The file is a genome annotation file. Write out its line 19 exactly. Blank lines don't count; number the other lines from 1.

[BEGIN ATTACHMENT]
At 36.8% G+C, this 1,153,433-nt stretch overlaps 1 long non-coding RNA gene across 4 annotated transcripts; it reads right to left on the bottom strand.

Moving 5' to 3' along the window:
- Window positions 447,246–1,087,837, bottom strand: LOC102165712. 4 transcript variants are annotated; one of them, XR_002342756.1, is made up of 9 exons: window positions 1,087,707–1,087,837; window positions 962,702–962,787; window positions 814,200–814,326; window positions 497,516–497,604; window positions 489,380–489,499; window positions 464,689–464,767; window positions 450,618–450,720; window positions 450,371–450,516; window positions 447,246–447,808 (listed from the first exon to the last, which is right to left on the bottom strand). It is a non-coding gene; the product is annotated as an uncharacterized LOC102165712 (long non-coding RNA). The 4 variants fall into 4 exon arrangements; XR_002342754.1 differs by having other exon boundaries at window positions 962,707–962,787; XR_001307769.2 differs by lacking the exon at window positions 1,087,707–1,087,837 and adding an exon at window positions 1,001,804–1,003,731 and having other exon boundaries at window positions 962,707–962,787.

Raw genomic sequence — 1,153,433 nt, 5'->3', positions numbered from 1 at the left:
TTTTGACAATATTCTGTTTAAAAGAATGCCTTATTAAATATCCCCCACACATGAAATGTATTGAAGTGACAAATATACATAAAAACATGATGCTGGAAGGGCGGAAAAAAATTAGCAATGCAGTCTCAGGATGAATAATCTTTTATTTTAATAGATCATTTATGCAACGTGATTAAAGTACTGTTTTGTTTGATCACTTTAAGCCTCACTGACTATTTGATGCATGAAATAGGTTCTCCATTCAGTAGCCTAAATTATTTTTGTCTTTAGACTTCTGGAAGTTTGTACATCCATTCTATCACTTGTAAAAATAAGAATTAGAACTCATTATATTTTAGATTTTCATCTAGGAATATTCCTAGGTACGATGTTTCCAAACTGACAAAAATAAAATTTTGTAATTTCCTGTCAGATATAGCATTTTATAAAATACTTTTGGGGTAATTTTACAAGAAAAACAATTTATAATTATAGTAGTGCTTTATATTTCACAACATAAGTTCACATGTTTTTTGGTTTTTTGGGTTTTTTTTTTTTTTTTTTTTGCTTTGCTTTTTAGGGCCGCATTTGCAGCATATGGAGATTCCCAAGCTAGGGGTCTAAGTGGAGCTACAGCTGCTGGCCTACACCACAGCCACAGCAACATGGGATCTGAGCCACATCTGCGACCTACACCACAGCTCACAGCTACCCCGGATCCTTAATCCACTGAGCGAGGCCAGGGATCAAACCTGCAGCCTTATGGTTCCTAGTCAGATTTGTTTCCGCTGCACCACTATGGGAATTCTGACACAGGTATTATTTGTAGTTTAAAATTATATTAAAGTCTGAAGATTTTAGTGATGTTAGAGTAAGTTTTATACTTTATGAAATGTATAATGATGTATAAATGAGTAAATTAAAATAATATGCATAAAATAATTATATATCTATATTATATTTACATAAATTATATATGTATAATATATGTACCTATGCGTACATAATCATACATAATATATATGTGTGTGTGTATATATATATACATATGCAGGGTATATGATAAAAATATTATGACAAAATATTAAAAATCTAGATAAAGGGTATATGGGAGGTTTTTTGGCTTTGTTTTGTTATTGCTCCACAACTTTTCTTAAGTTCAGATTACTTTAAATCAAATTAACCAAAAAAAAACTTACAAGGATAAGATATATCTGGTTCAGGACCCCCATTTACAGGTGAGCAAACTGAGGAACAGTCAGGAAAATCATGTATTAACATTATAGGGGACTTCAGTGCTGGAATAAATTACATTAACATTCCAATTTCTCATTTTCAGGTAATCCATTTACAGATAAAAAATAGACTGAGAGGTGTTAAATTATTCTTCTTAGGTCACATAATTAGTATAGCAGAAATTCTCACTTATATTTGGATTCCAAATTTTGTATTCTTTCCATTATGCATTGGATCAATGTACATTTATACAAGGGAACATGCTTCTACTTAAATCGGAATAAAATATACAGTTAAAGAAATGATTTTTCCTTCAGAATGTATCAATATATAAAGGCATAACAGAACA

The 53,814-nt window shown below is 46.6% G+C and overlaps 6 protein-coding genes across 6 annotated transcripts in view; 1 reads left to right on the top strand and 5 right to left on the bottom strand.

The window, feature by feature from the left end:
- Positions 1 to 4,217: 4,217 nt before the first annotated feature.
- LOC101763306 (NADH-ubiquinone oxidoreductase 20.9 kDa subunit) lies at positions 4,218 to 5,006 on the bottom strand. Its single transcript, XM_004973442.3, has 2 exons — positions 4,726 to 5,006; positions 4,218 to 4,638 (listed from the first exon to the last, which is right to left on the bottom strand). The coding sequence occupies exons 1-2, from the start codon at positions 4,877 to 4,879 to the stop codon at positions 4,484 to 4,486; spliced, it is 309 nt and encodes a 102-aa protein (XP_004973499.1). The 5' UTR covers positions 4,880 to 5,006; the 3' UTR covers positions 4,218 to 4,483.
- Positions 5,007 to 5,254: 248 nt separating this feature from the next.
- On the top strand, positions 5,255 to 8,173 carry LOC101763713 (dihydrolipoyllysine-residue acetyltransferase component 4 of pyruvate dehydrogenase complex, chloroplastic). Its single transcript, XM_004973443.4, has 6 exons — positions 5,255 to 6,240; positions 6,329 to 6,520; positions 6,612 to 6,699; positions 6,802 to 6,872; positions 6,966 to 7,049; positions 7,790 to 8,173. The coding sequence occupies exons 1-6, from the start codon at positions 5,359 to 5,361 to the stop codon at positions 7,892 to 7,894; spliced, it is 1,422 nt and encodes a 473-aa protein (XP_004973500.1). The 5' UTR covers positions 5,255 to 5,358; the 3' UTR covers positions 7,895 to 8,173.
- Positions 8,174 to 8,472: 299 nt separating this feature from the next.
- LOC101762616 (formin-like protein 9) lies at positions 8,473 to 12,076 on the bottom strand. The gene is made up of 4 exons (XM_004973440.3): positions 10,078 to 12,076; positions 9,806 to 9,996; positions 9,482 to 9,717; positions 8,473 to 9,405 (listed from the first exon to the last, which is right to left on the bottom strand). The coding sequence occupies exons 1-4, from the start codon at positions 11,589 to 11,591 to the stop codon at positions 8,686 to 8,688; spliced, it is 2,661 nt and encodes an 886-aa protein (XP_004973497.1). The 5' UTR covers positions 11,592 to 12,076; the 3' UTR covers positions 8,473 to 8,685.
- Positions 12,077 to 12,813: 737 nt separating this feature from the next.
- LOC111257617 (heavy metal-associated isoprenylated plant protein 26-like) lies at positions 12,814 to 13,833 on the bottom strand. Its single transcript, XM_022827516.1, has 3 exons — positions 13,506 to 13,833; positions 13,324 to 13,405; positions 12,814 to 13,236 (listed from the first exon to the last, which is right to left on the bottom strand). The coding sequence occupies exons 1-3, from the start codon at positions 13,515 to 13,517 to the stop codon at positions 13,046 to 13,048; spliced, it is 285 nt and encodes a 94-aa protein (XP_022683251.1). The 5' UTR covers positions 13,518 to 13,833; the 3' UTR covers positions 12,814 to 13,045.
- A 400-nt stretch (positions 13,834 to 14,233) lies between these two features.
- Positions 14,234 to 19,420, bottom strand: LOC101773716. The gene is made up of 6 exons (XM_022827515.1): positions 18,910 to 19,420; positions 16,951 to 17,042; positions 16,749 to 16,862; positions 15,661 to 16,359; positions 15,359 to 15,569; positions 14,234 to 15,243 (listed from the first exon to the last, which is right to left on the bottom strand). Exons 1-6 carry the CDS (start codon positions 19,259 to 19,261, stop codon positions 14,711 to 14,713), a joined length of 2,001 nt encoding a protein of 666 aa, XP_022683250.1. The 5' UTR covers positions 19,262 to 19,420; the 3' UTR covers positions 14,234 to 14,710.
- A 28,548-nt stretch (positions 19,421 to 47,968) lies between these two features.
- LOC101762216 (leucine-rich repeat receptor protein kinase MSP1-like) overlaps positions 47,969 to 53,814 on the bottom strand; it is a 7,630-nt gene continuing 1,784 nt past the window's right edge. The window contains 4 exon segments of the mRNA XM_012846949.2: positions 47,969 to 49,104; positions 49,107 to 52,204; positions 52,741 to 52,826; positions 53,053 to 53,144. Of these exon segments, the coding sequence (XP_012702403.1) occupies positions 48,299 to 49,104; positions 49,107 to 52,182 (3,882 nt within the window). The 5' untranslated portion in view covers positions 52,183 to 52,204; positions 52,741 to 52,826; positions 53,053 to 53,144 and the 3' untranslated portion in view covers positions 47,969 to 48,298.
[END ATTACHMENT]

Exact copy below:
- LOC101762216 (leucine-rich repeat receptor protein kinase MSP1-like) overlaps positions 47,969 to 53,814 on the bottom strand; it is a 7,630-nt gene continuing 1,784 nt past the window's right edge. The window contains 4 exon segments of the mRNA XM_012846949.2: positions 47,969 to 49,104; positions 49,107 to 52,204; positions 52,741 to 52,826; positions 53,053 to 53,144. Of these exon segments, the coding sequence (XP_012702403.1) occupies positions 48,299 to 49,104; positions 49,107 to 52,182 (3,882 nt within the window). The 5' untranslated portion in view covers positions 52,183 to 52,204; positions 52,741 to 52,826; positions 53,053 to 53,144 and the 3' untranslated portion in view covers positions 47,969 to 48,298.